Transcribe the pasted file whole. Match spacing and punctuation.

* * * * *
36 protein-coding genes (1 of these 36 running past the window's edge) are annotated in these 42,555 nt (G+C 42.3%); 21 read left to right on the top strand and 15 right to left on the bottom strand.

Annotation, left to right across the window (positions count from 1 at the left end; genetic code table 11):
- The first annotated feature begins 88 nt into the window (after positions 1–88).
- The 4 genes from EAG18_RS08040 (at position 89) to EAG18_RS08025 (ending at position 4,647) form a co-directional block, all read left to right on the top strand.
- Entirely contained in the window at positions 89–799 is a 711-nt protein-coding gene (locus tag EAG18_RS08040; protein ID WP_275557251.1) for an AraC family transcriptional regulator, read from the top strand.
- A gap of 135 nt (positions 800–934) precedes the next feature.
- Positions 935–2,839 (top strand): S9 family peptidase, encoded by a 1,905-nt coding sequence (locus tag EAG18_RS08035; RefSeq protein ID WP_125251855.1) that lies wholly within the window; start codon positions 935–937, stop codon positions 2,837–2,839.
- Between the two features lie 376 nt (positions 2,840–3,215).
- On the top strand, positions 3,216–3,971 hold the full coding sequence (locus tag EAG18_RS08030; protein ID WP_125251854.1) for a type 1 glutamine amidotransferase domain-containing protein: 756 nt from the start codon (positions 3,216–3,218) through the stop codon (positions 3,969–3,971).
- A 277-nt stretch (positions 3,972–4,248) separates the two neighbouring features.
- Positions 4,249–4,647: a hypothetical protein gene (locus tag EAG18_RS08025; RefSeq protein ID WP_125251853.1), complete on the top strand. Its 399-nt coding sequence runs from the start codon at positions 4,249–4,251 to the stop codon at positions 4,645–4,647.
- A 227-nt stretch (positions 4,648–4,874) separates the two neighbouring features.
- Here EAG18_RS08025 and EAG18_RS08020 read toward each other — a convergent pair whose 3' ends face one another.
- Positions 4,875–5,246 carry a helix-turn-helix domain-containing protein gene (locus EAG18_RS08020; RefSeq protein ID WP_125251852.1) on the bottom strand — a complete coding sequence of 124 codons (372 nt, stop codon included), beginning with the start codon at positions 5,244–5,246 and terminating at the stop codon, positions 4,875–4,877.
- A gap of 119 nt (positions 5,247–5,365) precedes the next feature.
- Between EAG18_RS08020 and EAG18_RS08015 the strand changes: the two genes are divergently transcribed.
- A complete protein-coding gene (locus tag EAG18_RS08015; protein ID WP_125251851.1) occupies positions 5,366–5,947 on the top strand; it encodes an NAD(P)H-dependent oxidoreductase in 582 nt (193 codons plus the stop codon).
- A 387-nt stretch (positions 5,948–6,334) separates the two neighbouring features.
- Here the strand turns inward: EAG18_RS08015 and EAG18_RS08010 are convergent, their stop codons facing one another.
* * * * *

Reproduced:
36 protein-coding genes (1 of these 36 running past the window's edge) are annotated in these 42,555 nt (G+C 42.3%); 21 read left to right on the top strand and 15 right to left on the bottom strand.

Annotation, left to right across the window (positions count from 1 at the left end; genetic code table 11):
- The first annotated feature begins 88 nt into the window (after positions 1–88).
- The 4 genes from EAG18_RS08040 (at position 89) to EAG18_RS08025 (ending at position 4,647) form a co-directional block, all read left to right on the top strand.
- Entirely contained in the window at positions 89–799 is a 711-nt protein-coding gene (locus tag EAG18_RS08040; protein ID WP_275557251.1) for an AraC family transcriptional regulator, read from the top strand.
- A gap of 135 nt (positions 800–934) precedes the next feature.
- Positions 935–2,839 (top strand): S9 family peptidase, encoded by a 1,905-nt coding sequence (locus tag EAG18_RS08035; RefSeq protein ID WP_125251855.1) that lies wholly within the window; start codon positions 935–937, stop codon positions 2,837–2,839.
- Between the two features lie 376 nt (positions 2,840–3,215).
- On the top strand, positions 3,216–3,971 hold the full coding sequence (locus tag EAG18_RS08030; protein ID WP_125251854.1) for a type 1 glutamine amidotransferase domain-containing protein: 756 nt from the start codon (positions 3,216–3,218) through the stop codon (positions 3,969–3,971).
- A 277-nt stretch (positions 3,972–4,248) separates the two neighbouring features.
- Positions 4,249–4,647: a hypothetical protein gene (locus tag EAG18_RS08025; RefSeq protein ID WP_125251853.1), complete on the top strand. Its 399-nt coding sequence runs from the start codon at positions 4,249–4,251 to the stop codon at positions 4,645–4,647.
- A 227-nt stretch (positions 4,648–4,874) separates the two neighbouring features.
- Here EAG18_RS08025 and EAG18_RS08020 read toward each other — a convergent pair whose 3' ends face one another.
- Positions 4,875–5,246 carry a helix-turn-helix domain-containing protein gene (locus EAG18_RS08020; RefSeq protein ID WP_125251852.1) on the bottom strand — a complete coding sequence of 124 codons (372 nt, stop codon included), beginning with the start codon at positions 5,244–5,246 and terminating at the stop codon, positions 4,875–4,877.
- A gap of 119 nt (positions 5,247–5,365) precedes the next feature.
- Between EAG18_RS08020 and EAG18_RS08015 the strand changes: the two genes are divergently transcribed.
- A complete protein-coding gene (locus tag EAG18_RS08015; protein ID WP_125251851.1) occupies positions 5,366–5,947 on the top strand; it encodes an NAD(P)H-dependent oxidoreductase in 582 nt (193 codons plus the stop codon).
- A 387-nt stretch (positions 5,948–6,334) separates the two neighbouring features.
- Here the strand turns inward: EAG18_RS08015 and EAG18_RS08010 are convergent, their stop codons facing one another.